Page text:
Becoming an unemployed grey blob

by Naomi Graves

Graduating feels like a heaving suitcase is placed right on the weak point of your back, and you’re just stuck with it. Not sure what’s in it, but it’s definitely there and it’s bloody hard to lug around. This could be a metaphor for pressure, the feeling that you must live up to expectations. For me, this baggage is a big ol’ identity crisis. Not only do you have to get to grips with no longer being a student; a title you’ve been clinging to for 3+ years; but along with that, you now have to somehow learn to keep your head above water, and keep visible. Being a student equals visibility: you announce it every time you’re shopping (gotta grab that 10% off), you can protest and be politically visible, your action is covered in newspapers and TV, you are the ‘next generation of leaders’, you’re slapped with a title that gives you a little inkling of importance. But, post-graduate? Not the type still in education (I see you), but the type who has just left university and is now a little less visible, and has no institution to prop them up.

What is your identity now?

Although the physical act of me sat writing this down right now does seem awfully dramatic and egocentric, in reality the drama of the matter isn’t really there. I’m not sad, and I’m not happy. I recognise that post-graduate depression is real, I’ve seen people dragged down by the slap-in-the-face existentialism triggered by finishing university; luckily I’m managing to keep afloat. Personally, I’m just suddenly aware that my presence is a grey blob right now, and I’m sure I’m not alone in this as a recent graduate. This is truly a problem of the privileged, but a problem nonetheless.

Why tho?

It’s got to come down to institutions, doesn’t it. I’m 22, and I’ve been rolling smoothly from one institution to the next since I was 4 years old. And what does it do for us? Provides a purpose-built community and a solid identity. ‘What do you do?’ – and you define yourself by the current qualification you’re working towards. Institutions give us order and collective conscience (big ups Durkheim) and they try to keep us from chaos. Of course they don’t always work, people’s mental health is commonly thrown out of whack at university, and people are not immune to personal struggle, yet we are united by a daily sense of purpose. Retrospectively, this sense of purpose is incredibly short-term, yet you are sold that *THIS* is your identity, *THIS* is who you are, *THESE* are the best, most defining years of your life.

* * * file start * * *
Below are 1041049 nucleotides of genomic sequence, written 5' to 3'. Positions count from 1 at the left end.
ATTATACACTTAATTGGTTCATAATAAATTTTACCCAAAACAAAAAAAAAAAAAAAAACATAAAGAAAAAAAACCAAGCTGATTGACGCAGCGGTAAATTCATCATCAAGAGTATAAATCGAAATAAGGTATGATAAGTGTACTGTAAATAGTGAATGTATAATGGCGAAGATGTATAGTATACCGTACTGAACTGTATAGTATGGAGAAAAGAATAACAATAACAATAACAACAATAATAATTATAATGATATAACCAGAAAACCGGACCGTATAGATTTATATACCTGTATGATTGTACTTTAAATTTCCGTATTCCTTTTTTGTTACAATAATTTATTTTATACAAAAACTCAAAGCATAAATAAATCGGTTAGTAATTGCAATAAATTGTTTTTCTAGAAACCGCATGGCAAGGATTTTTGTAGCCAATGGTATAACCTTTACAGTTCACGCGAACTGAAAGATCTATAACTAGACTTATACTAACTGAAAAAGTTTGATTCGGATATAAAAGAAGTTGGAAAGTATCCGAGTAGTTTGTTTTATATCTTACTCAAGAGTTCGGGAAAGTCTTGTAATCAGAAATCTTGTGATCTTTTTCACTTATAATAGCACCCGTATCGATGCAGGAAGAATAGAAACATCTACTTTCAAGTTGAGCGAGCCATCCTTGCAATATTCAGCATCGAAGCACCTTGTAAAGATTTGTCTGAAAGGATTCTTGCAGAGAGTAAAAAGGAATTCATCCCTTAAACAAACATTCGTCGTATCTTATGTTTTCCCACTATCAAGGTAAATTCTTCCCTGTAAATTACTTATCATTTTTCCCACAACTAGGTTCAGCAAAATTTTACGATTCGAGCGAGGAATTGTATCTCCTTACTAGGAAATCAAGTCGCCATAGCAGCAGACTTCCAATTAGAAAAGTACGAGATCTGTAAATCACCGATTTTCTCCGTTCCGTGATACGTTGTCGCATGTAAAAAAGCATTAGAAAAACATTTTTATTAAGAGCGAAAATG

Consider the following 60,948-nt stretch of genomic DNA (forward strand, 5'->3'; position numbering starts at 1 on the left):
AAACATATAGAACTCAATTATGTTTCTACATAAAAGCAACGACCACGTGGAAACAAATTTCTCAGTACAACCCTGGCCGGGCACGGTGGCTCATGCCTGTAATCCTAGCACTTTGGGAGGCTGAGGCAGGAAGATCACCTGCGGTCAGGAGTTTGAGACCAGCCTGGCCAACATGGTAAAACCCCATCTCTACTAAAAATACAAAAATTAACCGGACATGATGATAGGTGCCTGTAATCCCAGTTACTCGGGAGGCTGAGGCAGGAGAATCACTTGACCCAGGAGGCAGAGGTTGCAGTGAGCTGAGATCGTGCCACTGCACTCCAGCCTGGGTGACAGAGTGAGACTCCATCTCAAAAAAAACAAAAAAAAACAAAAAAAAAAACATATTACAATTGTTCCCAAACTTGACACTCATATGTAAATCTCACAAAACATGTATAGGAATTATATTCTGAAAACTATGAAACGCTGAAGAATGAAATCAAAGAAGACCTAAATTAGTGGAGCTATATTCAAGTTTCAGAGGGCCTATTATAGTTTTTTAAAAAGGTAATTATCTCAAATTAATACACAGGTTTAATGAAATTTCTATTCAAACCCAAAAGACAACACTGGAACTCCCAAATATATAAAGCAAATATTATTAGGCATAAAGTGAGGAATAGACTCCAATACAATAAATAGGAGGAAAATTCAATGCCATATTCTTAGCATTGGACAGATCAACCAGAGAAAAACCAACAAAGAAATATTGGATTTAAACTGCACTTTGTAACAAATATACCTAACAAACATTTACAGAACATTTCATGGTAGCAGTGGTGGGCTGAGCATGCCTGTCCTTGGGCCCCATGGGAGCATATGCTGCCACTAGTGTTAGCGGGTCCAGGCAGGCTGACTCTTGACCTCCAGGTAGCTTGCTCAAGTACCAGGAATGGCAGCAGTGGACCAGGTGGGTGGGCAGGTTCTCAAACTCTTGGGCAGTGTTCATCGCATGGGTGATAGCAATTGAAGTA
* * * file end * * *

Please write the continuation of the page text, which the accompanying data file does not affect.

In reality?

A few years institutionalised, only for it to suddenly disappear with very little transition at the end. Again, left to discover who you are without this built- for-purpose community-based identity.

What next? Am I allowed to have a job now, please?

This is causing me to reflect on university aftercare. Who experiences good career advice at university? Who is realistically told what is out there, the routes you can take, the time it will take, the prerequisites you need for certain jobs, what further training you need to take, the impending doom and depression you may tumble into? (Pls run with the drama). I’m sure it’s different for STEM and arts students, but my experience comes from the social sciences which, to those with no experience in this field, is seen as a bit ‘wet’ or unemployable. Even university sold us this agenda. In first year, my close friend went to the careers service in the hopes of being hyper-prepared, and ready to work towards a goal. She was told that the university had no contacts with any charities or the public sector. No contacts! In the beginning of my second year, I spoke to my tutor because I wanted to do a year or term in placement, or at the very least secure an internship over the summer. I was told not to bother, because the public sector has no funding and social science students “never” do placements in our university.

I didn’t feel anything but bitter when I spoke to someone in final year who had interned in research for the civil service in her second year. So, the social sciences are in fact employable? Extremely employable? People work for the bloody government with a social sciences degree?

Oh, ok.

And currently, I feel resentment for the lacking careers service at university when, daily, I am spending hours discovering hundreds of incredible charities and research institutes who offer internships, graduate and entry level roles. So why did university not tell me this, point me towards this, or even suggest that so many options are out there, and that I do not need to be in limbo after
graduating?

This ramble is not a detour from the identity crisis I was speaking of. This problem of careers advice at university, or lack of, is a big weighty chunk of the crisis I am encountering. Once graduated, how do you stay visible when your university has chewed you up and spat you out without even pointing a finger in any direction for you to take?

Now, ‘unemployed’ is the title you probably won’t be screaming from the rooftops every time you go shopping, and after the debt-filled, tears-filled, incredibly demanding 3+ years of attempting to make yourself employable and give yourself a level of worth and visibility, this grey blobbish area you sit in is a bitter pill to swallow.

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left to right: Justin, Tom, Naomi, Kyle – taken @ Camden Bar, Westbourne on 31 August 2018. Photo credit to John.

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